George Malisheff

Alias in 1916 stated that his correct name is Checkman, Petr Fedorovich
Russian spelling Георгий Малышев; Петр Федорович Чекман
Born 1884
Place Odessa or Yampolsky uezd, Podolia, Ukraine
Ethnic origin Ukrainian/Russian
Religion Church of England
Contacts Enlisted together [Malisheff](../Malisheff), [Akim Petroff](../PetroffAk), [Sholmatoff](../Sholmatoff), [Tarasenkoff](../Tarasenkoff), [Tuagarin](../Tuagarin), and [Yannin](../Yannin)
Residence before arrival at Australia Served 5 years in the Russian Army
Arrived at Australia on About 1911
Residence before enlistment 1911 Evergreen Cooyar railway, Brisbane, 1915 Mount Morgan, Qld
Occupation Miner
Naturalisation Served as Russian subject

Service #1

Service number 2761A
Enlisted 14.08.1915
Place of enlistment Rockhampton, Qld
Unit 25th Battalion, 9th Battalion
Rank Private
Place Western Front, 1916-1918
Casualties WIA (shell shock) 1916
Final fate KIA 17.04.1918
Cemetery 28 Borre British Cemetery, France

Materials

Blog article

Russian

English

Newspaper articles

Central District volunteers. - Morning Bulletin, Rockhampton, 18 August 1915, p. 8

From Russian Anzacs in Australian History:

[...] with the group of six Russians from the 9th Battalion who enlisted together at Rockhampton on 14 August 1915, all were listed as casualties by the end of 1916. Akim Petroff from Novozybkov and Nicholas Sholmatoff from Moscow were severely wounded at Armentières just a few days after their arrival at the front; they were invalided to Australia. George Malisheff from Podolia suffered shell-shock at Pozières; he recovered but was killed in 1918. At Mouquet Farm Tehon (Tikhon) Yannin from Samara was killed on the same day that Alexander Tarasenkoff from Orel was wounded; Tarasenkoff recovered eventually, rejoining his unit a year later. Finally, John Tuagarin, also from Orel, had to defend his Russian honour when he was court-martialled in October [...]; he was killed in action in December 1916.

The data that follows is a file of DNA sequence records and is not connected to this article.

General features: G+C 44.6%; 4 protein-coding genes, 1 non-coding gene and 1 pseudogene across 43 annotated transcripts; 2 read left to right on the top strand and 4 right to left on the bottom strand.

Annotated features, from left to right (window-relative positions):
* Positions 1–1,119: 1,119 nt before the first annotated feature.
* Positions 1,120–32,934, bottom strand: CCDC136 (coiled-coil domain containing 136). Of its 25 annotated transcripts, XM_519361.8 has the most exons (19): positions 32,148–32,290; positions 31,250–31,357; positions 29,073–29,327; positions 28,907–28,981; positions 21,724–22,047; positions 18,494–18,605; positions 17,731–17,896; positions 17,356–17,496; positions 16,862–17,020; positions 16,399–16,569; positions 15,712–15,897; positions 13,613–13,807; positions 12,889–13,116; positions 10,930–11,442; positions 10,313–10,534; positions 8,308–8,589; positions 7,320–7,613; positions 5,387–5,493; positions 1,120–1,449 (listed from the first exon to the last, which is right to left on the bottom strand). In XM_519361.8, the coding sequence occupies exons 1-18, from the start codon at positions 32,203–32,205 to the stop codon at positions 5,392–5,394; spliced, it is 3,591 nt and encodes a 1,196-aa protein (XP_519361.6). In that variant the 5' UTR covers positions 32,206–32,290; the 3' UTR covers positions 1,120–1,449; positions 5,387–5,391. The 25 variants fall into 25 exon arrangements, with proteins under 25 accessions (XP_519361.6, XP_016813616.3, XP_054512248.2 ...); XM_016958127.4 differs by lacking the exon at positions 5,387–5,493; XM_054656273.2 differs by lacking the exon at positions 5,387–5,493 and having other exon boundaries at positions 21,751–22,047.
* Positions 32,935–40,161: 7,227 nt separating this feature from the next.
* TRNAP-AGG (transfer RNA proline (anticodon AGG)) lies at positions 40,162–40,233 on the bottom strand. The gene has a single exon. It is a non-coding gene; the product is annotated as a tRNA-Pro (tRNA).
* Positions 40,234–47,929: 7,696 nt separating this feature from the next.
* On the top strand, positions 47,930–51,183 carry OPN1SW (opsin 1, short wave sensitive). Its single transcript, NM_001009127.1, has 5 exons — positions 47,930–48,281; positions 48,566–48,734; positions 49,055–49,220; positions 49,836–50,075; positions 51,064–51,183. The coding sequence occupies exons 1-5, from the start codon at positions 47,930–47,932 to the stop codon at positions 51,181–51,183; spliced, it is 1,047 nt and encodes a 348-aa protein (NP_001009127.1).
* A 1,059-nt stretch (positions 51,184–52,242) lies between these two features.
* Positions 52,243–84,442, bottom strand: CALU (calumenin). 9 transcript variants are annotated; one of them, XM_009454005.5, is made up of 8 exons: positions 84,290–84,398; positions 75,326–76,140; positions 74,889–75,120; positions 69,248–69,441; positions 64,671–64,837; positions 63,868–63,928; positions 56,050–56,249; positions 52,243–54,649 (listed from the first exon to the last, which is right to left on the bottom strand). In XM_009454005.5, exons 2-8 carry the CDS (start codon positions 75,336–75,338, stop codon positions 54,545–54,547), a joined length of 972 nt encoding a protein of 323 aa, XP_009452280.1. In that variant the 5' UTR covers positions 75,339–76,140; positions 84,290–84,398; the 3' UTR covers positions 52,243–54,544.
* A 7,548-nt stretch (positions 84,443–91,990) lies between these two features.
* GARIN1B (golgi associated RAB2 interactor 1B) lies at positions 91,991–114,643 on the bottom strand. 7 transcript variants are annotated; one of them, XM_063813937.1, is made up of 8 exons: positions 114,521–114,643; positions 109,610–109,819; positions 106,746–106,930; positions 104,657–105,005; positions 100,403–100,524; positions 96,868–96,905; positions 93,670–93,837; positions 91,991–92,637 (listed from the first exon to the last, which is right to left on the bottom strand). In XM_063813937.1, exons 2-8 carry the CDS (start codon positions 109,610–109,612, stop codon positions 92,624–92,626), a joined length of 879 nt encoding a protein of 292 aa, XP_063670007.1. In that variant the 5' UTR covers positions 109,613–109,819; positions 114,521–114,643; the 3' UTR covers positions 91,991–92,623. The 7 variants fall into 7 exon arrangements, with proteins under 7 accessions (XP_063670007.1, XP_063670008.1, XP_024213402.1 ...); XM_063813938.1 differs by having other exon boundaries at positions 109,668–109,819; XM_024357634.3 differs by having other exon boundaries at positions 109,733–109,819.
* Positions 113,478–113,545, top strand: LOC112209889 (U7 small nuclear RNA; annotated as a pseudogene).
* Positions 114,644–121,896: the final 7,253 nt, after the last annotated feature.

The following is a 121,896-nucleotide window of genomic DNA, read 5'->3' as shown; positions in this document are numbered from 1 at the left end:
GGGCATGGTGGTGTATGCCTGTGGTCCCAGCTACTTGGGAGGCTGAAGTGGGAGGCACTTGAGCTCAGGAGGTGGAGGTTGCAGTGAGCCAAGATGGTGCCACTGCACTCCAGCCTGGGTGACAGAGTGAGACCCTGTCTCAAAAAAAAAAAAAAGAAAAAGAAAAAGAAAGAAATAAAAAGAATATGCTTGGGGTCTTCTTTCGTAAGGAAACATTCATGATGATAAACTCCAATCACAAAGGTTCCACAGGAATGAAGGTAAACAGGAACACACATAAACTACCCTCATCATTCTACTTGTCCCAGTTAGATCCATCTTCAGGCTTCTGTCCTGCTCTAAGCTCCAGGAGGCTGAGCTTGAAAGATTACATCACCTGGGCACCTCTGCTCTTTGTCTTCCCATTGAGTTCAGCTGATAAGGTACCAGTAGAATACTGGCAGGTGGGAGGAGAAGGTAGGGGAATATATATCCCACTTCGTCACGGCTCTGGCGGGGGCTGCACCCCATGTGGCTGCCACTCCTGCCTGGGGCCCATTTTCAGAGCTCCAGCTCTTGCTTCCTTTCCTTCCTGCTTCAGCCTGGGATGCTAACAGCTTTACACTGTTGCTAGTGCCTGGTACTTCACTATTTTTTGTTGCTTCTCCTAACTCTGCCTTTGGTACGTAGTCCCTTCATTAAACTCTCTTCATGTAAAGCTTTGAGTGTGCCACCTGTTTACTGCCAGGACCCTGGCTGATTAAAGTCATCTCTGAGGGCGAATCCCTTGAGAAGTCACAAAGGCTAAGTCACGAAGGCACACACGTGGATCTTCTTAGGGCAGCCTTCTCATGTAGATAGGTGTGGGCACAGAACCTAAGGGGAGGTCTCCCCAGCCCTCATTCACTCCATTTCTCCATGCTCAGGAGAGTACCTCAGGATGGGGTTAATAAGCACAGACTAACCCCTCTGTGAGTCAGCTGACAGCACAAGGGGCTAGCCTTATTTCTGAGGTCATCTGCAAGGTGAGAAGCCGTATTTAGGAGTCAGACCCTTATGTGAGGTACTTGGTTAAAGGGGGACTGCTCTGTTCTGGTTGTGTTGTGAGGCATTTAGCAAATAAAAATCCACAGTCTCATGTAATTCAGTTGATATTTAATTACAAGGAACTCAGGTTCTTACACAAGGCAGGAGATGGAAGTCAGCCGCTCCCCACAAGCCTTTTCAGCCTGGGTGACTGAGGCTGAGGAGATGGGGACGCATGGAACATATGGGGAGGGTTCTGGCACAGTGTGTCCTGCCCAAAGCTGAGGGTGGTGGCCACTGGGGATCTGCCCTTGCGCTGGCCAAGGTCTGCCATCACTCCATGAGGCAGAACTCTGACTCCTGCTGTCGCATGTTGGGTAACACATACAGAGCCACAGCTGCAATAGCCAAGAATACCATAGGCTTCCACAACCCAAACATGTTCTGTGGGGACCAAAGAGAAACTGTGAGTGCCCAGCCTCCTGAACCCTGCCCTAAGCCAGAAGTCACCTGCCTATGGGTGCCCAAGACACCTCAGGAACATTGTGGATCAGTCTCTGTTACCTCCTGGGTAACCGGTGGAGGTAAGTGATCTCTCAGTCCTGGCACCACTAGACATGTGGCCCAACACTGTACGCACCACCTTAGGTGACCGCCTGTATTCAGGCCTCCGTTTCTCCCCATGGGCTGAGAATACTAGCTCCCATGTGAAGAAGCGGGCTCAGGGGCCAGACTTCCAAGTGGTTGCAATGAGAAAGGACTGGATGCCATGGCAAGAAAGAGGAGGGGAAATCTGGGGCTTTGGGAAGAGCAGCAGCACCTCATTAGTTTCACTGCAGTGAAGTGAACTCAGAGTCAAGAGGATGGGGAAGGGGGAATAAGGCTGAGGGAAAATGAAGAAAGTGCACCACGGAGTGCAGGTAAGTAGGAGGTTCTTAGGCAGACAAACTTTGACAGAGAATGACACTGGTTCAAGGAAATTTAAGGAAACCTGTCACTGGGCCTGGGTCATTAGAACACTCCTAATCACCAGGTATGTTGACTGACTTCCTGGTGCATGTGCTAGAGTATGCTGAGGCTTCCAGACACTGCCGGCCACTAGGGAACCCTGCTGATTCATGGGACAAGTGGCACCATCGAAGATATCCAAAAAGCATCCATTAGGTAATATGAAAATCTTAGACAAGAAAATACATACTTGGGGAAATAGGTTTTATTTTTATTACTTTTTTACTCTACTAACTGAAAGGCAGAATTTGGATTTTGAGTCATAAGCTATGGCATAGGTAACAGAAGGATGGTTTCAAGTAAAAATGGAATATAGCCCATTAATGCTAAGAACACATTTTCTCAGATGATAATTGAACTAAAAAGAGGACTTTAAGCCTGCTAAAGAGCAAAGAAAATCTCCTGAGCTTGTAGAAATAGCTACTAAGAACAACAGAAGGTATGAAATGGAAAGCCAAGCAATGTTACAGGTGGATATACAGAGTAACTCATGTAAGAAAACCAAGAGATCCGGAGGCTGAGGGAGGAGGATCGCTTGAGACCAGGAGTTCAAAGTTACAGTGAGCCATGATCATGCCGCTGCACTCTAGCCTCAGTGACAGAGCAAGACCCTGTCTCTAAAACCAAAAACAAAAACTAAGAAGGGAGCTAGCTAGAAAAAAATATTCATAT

[...] George Malisheff 'was on terms of great friendship with [Mrs E. Hammersley's] family and before leaving them he said he was going to fix things so that [her daughters] would benefit in the event of his death'. They sent him parcels and letters until he was killed at Hazebrouck in 1918.

Gallery

Map